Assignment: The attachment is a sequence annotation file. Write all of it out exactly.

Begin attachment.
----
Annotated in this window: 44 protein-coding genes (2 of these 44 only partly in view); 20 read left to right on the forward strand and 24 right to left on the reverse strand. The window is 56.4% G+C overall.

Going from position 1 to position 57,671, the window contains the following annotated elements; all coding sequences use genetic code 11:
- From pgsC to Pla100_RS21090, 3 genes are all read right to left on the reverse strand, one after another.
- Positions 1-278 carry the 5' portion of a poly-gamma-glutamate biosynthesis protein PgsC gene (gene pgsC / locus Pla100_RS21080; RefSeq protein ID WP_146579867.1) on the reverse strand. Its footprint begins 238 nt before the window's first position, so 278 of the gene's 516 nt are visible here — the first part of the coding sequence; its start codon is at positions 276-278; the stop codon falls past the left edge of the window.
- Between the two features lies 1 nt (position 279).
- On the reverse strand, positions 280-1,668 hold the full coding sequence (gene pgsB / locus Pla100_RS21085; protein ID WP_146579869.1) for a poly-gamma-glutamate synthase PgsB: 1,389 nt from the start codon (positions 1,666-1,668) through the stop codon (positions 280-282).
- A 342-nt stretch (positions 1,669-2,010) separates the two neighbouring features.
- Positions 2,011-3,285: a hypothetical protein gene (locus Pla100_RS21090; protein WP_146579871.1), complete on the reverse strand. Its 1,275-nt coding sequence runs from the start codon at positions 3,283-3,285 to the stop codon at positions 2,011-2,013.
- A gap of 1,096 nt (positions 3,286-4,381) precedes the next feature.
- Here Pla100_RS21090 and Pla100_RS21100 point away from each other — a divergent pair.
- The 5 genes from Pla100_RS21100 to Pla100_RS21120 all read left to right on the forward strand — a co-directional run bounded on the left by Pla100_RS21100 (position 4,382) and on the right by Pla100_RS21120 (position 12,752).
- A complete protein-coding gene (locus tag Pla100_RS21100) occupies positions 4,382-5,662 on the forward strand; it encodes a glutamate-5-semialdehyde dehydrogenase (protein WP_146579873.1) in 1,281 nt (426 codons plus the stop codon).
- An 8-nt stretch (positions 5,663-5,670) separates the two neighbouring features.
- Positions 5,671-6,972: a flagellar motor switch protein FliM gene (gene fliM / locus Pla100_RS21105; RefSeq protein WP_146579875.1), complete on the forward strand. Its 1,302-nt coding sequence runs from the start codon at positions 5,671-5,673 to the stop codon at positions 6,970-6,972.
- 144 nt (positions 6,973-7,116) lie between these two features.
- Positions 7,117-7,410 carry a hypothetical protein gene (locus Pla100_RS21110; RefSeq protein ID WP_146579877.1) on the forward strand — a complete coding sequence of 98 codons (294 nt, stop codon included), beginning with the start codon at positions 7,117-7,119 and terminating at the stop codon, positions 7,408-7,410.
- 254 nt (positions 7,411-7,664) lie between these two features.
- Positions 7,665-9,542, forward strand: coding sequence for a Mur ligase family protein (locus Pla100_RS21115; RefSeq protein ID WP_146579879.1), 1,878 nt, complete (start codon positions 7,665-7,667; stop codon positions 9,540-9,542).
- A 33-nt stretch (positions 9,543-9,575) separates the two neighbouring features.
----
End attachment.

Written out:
Annotated in this window: 44 protein-coding genes (2 of these 44 only partly in view); 20 read left to right on the forward strand and 24 right to left on the reverse strand. The window is 56.4% G+C overall.

Going from position 1 to position 57,671, the window contains the following annotated elements; all coding sequences use genetic code 11:
- From pgsC to Pla100_RS21090, 3 genes are all read right to left on the reverse strand, one after another.
- Positions 1-278 carry the 5' portion of a poly-gamma-glutamate biosynthesis protein PgsC gene (gene pgsC / locus Pla100_RS21080; RefSeq protein ID WP_146579867.1) on the reverse strand. Its footprint begins 238 nt before the window's first position, so 278 of the gene's 516 nt are visible here — the first part of the coding sequence; its start codon is at positions 276-278; the stop codon falls past the left edge of the window.
- Between the two features lies 1 nt (position 279).
- On the reverse strand, positions 280-1,668 hold the full coding sequence (gene pgsB / locus Pla100_RS21085; protein ID WP_146579869.1) for a poly-gamma-glutamate synthase PgsB: 1,389 nt from the start codon (positions 1,666-1,668) through the stop codon (positions 280-282).
- A 342-nt stretch (positions 1,669-2,010) separates the two neighbouring features.
- Positions 2,011-3,285: a hypothetical protein gene (locus Pla100_RS21090; protein WP_146579871.1), complete on the reverse strand. Its 1,275-nt coding sequence runs from the start codon at positions 3,283-3,285 to the stop codon at positions 2,011-2,013.
- A gap of 1,096 nt (positions 3,286-4,381) precedes the next feature.
- Here Pla100_RS21090 and Pla100_RS21100 point away from each other — a divergent pair.
- The 5 genes from Pla100_RS21100 to Pla100_RS21120 all read left to right on the forward strand — a co-directional run bounded on the left by Pla100_RS21100 (position 4,382) and on the right by Pla100_RS21120 (position 12,752).
- A complete protein-coding gene (locus tag Pla100_RS21100) occupies positions 4,382-5,662 on the forward strand; it encodes a glutamate-5-semialdehyde dehydrogenase (protein WP_146579873.1) in 1,281 nt (426 codons plus the stop codon).
- An 8-nt stretch (positions 5,663-5,670) separates the two neighbouring features.
- Positions 5,671-6,972: a flagellar motor switch protein FliM gene (gene fliM / locus Pla100_RS21105; RefSeq protein WP_146579875.1), complete on the forward strand. Its 1,302-nt coding sequence runs from the start codon at positions 5,671-5,673 to the stop codon at positions 6,970-6,972.
- 144 nt (positions 6,973-7,116) lie between these two features.
- Positions 7,117-7,410 carry a hypothetical protein gene (locus Pla100_RS21110; RefSeq protein ID WP_146579877.1) on the forward strand — a complete coding sequence of 98 codons (294 nt, stop codon included), beginning with the start codon at positions 7,117-7,119 and terminating at the stop codon, positions 7,408-7,410.
- 254 nt (positions 7,411-7,664) lie between these two features.
- Positions 7,665-9,542, forward strand: coding sequence for a Mur ligase family protein (locus Pla100_RS21115; RefSeq protein ID WP_146579879.1), 1,878 nt, complete (start codon positions 7,665-7,667; stop codon positions 9,540-9,542).
- A 33-nt stretch (positions 9,543-9,575) separates the two neighbouring features.